Friday, July 07, 2017

The Legal Backlash Against Same-Sex Marriage

Written by  David Egan

Same-sex marriage is under attack on several fronts. The conservative opposition has not sat idly by since the Supreme Court’s 2015 ruling in Obergefell v. Hodges. Far from it. There were 85 anti-LGBTQ bills introduced by legislators in 28 states in 2016. This year there were 100 more.

Two of the most dangerous attacks are working their way through the courts right now.

Remember Masterpiece Cakeshop? Despite the Supreme Court having refused to hear a similar case three years ago brought by a wedding photographer claiming her First Amendment right to freedom of speech was violated, they’ve chosen to hear Masterpiece Cakeshop v. Colorado Civil Rights Commission this fall, with a decision to follow in 2018.

If cake baker Jack Phillips wins his case, we won’t be far away from having a federal law that will allow businesses to discriminate against you in the name of their “religious beliefs.” Want a wedding cake? Not from this baker, nor catering from “x” company, or photographs from “y,” or flowers from “z.”

Why did the Supreme Court chose to hear Phillips’s case? Perhaps it’s the influence of the conservative political climate, or the Republican-controlled Congress, or of Justice Gorsuch being added to the bench (even though he’s a one-for-one replacement on the conservative side). No matter. It’s going to happen.

In Mississippi, a law has been affirmed by a federal appeals court that would, among other things, allow clerks and judges to refuse to marry same-sex couples, allow private businesses to refuse to serve LGBTQ people if doing so somehow involves “recognition of” a same-sex marriage, and allow gay couples who attempt to celebrate their wedding or anniversary in a restaurant in Mississippi to be lawfully ejected.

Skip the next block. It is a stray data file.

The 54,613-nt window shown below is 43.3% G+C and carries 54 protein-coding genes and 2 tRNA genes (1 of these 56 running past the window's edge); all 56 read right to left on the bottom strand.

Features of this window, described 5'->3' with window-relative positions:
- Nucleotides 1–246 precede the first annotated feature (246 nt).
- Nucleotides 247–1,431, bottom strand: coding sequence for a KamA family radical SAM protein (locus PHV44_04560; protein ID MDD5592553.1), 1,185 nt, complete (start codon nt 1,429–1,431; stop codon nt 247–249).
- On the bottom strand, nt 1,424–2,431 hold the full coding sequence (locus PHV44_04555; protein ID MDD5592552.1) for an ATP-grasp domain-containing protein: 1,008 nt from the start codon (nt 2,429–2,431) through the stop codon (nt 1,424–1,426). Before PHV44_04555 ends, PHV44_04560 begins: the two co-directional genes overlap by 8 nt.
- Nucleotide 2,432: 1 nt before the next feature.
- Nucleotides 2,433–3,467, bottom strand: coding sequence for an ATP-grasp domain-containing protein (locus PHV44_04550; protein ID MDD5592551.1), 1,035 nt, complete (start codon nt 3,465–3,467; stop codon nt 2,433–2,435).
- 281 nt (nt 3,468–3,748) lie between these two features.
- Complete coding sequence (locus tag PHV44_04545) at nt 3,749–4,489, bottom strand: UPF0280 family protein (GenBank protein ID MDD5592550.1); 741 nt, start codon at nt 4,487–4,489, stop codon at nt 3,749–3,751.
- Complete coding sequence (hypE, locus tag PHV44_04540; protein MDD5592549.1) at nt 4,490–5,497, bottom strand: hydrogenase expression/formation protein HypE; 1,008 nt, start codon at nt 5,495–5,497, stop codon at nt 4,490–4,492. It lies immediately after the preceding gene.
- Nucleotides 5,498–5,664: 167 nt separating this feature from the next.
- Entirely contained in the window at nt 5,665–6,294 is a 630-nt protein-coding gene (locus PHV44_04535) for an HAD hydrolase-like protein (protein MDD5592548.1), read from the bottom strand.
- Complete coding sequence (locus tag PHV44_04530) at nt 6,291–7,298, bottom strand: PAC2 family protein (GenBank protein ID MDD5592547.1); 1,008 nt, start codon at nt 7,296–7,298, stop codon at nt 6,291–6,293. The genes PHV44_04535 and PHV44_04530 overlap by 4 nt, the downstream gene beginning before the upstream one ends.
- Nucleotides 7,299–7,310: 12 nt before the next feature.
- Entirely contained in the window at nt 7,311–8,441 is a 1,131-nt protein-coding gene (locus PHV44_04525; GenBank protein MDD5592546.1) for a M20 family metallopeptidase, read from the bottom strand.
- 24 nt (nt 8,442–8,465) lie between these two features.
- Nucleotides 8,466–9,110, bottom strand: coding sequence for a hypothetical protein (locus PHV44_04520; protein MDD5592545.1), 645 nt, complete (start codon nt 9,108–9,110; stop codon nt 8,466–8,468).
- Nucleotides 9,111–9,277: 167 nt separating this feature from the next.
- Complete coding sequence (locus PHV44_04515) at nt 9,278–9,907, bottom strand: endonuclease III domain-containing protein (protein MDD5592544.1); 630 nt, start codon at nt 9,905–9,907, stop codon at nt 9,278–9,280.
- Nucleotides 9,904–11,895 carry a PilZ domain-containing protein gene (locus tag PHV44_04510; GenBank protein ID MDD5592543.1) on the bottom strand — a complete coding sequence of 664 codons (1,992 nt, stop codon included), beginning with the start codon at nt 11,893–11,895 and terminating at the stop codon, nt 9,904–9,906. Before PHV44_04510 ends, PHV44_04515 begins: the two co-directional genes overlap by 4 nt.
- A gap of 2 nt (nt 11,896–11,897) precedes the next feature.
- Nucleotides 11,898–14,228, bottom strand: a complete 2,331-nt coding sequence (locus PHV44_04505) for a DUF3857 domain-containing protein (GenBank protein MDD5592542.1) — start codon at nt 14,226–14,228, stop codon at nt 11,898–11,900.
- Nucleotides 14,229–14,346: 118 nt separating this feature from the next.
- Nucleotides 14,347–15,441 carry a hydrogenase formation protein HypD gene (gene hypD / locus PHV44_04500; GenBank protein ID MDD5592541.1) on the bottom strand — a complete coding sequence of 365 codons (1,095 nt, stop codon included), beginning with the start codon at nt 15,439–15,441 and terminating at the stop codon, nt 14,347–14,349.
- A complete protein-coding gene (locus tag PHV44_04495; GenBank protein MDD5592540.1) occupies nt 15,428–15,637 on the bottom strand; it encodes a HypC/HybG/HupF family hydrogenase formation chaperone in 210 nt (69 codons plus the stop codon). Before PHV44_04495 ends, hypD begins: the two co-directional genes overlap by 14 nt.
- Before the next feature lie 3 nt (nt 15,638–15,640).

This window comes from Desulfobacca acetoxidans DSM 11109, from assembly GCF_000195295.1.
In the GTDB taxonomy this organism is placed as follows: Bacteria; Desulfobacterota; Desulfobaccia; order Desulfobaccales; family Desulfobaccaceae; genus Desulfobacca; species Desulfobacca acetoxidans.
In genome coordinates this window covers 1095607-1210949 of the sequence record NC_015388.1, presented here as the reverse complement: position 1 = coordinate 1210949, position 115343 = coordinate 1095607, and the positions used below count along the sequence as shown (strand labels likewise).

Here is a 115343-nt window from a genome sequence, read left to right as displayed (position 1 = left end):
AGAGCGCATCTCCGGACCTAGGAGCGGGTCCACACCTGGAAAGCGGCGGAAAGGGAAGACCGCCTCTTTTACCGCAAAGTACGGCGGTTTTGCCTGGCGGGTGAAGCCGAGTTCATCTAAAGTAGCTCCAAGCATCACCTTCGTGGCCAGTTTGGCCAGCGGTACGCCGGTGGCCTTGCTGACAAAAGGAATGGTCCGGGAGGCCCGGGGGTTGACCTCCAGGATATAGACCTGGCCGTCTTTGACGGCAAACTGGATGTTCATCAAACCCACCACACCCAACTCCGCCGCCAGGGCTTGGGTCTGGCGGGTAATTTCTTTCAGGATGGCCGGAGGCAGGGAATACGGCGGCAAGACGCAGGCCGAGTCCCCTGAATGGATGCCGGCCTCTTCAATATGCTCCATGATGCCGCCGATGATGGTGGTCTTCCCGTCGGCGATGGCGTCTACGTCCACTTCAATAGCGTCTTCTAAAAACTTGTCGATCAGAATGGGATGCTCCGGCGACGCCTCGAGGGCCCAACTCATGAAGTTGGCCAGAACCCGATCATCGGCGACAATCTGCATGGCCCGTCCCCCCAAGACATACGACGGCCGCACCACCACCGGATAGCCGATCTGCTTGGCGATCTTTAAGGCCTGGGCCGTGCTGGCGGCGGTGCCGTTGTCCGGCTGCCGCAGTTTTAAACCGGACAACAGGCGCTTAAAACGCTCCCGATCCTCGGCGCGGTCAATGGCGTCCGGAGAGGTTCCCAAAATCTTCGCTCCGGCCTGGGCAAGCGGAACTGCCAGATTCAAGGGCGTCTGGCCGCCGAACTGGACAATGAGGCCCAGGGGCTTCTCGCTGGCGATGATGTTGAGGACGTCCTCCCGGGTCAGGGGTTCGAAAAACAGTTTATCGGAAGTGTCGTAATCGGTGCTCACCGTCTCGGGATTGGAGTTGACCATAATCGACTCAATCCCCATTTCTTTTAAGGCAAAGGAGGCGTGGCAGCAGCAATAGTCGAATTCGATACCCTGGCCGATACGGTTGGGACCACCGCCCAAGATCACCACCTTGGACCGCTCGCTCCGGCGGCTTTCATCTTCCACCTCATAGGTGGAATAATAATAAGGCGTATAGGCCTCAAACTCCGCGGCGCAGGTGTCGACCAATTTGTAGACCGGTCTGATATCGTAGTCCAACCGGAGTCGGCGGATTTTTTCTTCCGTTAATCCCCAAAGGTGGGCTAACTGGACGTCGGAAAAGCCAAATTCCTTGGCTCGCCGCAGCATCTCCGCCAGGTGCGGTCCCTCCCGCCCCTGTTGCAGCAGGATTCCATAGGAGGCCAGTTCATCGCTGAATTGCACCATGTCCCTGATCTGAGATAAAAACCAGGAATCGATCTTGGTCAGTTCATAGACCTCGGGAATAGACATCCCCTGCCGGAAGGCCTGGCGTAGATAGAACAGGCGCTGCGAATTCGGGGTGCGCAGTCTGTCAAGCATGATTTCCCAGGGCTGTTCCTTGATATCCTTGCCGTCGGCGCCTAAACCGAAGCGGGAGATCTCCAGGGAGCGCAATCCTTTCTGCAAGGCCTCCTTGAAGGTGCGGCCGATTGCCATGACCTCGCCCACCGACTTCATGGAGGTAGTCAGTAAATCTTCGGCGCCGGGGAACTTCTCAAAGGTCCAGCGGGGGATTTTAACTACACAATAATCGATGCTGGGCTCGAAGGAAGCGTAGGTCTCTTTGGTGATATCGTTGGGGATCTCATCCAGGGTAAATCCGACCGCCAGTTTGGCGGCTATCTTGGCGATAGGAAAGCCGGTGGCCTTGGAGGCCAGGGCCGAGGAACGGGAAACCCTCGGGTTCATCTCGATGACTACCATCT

This law, which the Republican governor of Mississippi fully supports, is considered to be the widest-reaching and most onerous of its kind in the country. It’s also the model for federal legislation –  the First Amendment Defense Act –  that Republications have waiting in the wings for just the right moment.

What can you do to fight all of this? How do you influence the Supreme Court?

Anthony Romero, executive director of the American Civil Liberties Union (ACLU), says that, “Judges make independent decisions based on the law, but they look around at what’s going on around them and that changes their hearts and minds. Judges live in communities, and so a lot of what [they] are responding to is seeing people in the streets, seeing the protests and the press reports.”

Here are six ways you can make a difference:

1. Support the American Civil Liberties Union. Attorneys for the ACLU represent the same-sex couple (and by extension, you) against Masterpiece Cakeshop. They need money, and lots of it, to win this pivotal case. Your course is simple: contribute to the ACLU.
2. Join the ACLU’s People Power, a grassroots member-mobilization project for connecting people with resistance events and supporting people who want to create those events. Get out in the streets and show your support for freedom from discrimination!
3. Support Lambda Legal in their legal, education and advocacy work across the country.
4. Use the Indivisible Guide to influence members of congress and contribute to their work.
5. Be in touch with your elected officials at all levels: local, state, and national. Make your thoughts and feelings known. Write and, more importantly, call. Calling forces them to take time with you—which has more meaning than you might think—and brings them into dialogue. That matters.
6. Work toward supporting Democratic Congressional candidates in the mid-term elections in 2018. Do everything you can to end Republican control of the House of Representatives and the Senate.

Next time: more on choosing wedding professionals.

David Egan is the proprietor and steward of Chase Court, a historic Baltimore wedding and event venue. Visit, and follow ChaseCourtWeddingVenue on Instagram and Facebook! Send your comments and questions to This e-mail address is being protected from spambots. You need JavaScript enabled to view it


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